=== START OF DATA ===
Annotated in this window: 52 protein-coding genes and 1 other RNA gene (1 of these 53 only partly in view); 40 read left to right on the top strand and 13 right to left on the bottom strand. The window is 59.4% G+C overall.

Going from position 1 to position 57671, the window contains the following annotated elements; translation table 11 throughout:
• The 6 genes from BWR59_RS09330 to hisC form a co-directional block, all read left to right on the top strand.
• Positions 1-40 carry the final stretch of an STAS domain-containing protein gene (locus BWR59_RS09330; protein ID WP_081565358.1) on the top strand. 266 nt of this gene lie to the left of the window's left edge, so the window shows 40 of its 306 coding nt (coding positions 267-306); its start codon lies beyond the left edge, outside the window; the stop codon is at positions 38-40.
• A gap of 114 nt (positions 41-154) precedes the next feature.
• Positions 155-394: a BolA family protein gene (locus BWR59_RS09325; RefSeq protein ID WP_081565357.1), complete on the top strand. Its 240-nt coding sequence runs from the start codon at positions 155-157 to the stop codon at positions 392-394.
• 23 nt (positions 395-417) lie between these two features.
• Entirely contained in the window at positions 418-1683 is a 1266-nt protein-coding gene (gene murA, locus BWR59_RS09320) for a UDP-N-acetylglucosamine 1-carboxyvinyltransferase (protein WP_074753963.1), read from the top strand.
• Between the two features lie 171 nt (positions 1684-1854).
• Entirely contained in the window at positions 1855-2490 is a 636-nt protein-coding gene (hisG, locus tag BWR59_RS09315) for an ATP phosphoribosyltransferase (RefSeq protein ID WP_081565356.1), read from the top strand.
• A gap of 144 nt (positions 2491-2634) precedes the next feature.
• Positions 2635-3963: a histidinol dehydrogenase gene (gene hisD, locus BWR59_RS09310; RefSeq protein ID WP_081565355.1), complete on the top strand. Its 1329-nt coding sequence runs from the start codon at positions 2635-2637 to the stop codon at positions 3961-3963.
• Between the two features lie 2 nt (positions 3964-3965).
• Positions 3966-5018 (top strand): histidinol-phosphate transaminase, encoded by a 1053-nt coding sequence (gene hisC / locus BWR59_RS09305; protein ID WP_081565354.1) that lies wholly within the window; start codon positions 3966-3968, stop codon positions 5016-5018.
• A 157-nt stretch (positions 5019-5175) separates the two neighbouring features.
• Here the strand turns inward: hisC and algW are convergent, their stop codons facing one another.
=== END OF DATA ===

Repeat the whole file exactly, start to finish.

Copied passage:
Annotated in this window: 52 protein-coding genes and 1 other RNA gene (1 of these 53 only partly in view); 40 read left to right on the top strand and 13 right to left on the bottom strand. The window is 59.4% G+C overall.

Going from position 1 to position 57671, the window contains the following annotated elements; translation table 11 throughout:
• The 6 genes from BWR59_RS09330 to hisC form a co-directional block, all read left to right on the top strand.
• Positions 1-40 carry the final stretch of an STAS domain-containing protein gene (locus BWR59_RS09330; protein ID WP_081565358.1) on the top strand. 266 nt of this gene lie to the left of the window's left edge, so the window shows 40 of its 306 coding nt (coding positions 267-306); its start codon lies beyond the left edge, outside the window; the stop codon is at positions 38-40.
• A gap of 114 nt (positions 41-154) precedes the next feature.
• Positions 155-394: a BolA family protein gene (locus BWR59_RS09325; RefSeq protein ID WP_081565357.1), complete on the top strand. Its 240-nt coding sequence runs from the start codon at positions 155-157 to the stop codon at positions 392-394.
• 23 nt (positions 395-417) lie between these two features.
• Entirely contained in the window at positions 418-1683 is a 1266-nt protein-coding gene (gene murA, locus BWR59_RS09320) for a UDP-N-acetylglucosamine 1-carboxyvinyltransferase (protein WP_074753963.1), read from the top strand.
• Between the two features lie 171 nt (positions 1684-1854).
• Entirely contained in the window at positions 1855-2490 is a 636-nt protein-coding gene (hisG, locus tag BWR59_RS09315) for an ATP phosphoribosyltransferase (RefSeq protein ID WP_081565356.1), read from the top strand.
• A gap of 144 nt (positions 2491-2634) precedes the next feature.
• Positions 2635-3963: a histidinol dehydrogenase gene (gene hisD, locus BWR59_RS09310; RefSeq protein ID WP_081565355.1), complete on the top strand. Its 1329-nt coding sequence runs from the start codon at positions 2635-2637 to the stop codon at positions 3961-3963.
• Between the two features lie 2 nt (positions 3964-3965).
• Positions 3966-5018 (top strand): histidinol-phosphate transaminase, encoded by a 1053-nt coding sequence (gene hisC / locus BWR59_RS09305; protein ID WP_081565354.1) that lies wholly within the window; start codon positions 3966-3968, stop codon positions 5016-5018.
• A 157-nt stretch (positions 5019-5175) separates the two neighbouring features.
• Here the strand turns inward: hisC and algW are convergent, their stop codons facing one another.